2. We screened this documentary at Yale last year and had a fairly lively discussion afterward. The directors could have picked a different title; the film is about Zambia and Zambia only, which is not a bad thing, and the film should be praised for avoiding heavy-handedness and its letting thru of unfiltered African voices.. I remember one scene in particular where the workers are eating and complaining about the food, arguing that it is not filling nor, really, very edible. Nice insight on a very local level that cannot be broken down by such gigantic words like China and Africa.

  3. Nobody can ride your back unless it is bent. The Zambians need to always question every deal and get the best for themselves. They have been raped by companies such as Glencore. We can blame colonization for that. But if they are raped by the Chinese, who can they blame?

    They can borrow a leaf from the Kenya-Chinese relationship in which Kenya has actually benefited more than the Chinese. In the end, the Chinese will supplant the west as Africa’s major trading partner. This is fact.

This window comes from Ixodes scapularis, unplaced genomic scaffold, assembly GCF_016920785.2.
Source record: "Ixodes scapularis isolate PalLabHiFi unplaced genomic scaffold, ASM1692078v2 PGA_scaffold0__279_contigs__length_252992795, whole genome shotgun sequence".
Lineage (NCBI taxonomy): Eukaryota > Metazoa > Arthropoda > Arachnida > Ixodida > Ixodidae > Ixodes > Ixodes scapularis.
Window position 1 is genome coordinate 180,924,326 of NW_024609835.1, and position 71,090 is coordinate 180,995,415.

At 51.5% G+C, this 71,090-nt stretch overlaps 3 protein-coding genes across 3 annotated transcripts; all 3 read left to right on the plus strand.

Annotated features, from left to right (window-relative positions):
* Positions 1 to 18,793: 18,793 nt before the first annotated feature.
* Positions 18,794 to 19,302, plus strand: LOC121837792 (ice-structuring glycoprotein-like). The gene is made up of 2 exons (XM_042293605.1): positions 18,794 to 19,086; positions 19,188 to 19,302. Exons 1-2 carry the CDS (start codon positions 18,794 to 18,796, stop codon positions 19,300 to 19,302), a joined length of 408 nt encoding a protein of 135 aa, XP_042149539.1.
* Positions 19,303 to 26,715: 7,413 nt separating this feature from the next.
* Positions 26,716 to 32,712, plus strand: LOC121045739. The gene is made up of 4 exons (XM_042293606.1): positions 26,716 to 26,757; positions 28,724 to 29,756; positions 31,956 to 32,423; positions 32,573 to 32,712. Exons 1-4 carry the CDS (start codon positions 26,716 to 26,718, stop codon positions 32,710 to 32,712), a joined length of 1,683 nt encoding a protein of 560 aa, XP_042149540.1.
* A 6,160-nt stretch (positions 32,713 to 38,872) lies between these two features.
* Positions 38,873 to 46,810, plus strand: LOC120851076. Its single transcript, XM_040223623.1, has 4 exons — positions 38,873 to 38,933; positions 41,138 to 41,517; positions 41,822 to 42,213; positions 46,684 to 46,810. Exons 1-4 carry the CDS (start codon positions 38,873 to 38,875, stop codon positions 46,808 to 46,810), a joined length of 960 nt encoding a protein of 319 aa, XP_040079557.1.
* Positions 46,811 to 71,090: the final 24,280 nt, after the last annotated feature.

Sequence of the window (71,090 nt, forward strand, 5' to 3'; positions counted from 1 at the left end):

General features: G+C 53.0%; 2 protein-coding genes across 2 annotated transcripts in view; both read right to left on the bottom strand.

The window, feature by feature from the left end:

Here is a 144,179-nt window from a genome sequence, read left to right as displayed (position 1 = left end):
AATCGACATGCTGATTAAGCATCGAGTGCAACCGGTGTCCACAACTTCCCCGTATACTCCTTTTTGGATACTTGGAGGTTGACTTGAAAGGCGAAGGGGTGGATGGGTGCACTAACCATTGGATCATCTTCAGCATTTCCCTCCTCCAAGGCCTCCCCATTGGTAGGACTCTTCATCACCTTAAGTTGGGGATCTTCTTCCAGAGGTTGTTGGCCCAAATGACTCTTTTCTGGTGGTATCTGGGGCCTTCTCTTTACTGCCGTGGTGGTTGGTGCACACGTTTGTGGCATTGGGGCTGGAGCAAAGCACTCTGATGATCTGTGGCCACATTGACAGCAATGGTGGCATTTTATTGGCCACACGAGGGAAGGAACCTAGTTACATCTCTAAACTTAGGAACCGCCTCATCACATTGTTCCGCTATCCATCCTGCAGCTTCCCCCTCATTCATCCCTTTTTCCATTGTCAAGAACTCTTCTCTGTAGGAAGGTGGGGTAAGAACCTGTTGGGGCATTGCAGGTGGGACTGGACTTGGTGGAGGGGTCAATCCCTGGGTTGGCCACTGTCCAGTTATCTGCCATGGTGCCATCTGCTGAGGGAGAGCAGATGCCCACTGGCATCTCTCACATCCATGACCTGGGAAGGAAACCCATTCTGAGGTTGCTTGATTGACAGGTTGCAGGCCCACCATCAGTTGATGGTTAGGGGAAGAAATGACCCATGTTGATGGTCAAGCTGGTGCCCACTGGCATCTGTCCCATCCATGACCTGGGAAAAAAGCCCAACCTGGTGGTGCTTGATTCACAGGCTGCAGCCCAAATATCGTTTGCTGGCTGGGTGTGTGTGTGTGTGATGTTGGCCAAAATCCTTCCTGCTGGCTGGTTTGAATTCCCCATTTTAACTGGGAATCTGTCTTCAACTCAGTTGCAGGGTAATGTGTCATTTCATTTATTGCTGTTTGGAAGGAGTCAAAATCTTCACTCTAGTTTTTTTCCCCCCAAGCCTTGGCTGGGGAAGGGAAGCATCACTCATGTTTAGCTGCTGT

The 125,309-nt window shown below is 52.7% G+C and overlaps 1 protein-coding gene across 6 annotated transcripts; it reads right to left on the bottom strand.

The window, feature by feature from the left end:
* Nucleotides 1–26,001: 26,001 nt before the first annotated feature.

4. Not sure about how I feel about this film. The Francis’ brothers production assistant, Solange Guo Chatelard, made a more insightful documentary about Chinese in Zambia for Aljazeera, called ‘King Cobra and the Dragon’. I felt that When China met Africa is highly biased and does not really portray chinese as individuals with families, but rather as neo-liberals willing to do anything for money. And, whereas i am not arguing that that is the case, there is a lot more to the story. In fact, Mr Liu, the chicken farmer from Lusaka, also features in Chatelard’s account… under a very different light.
    I guess it is very easy falling for a sensationalist approach and sketch out the terrible working conditions of in Chinese factories in Africa or other heartless practices.

    I wrote about the overlap of stories in Chinese in Africa documentaries, and Solange G. Chatelard provides (in the comments) a great insight to how these operate.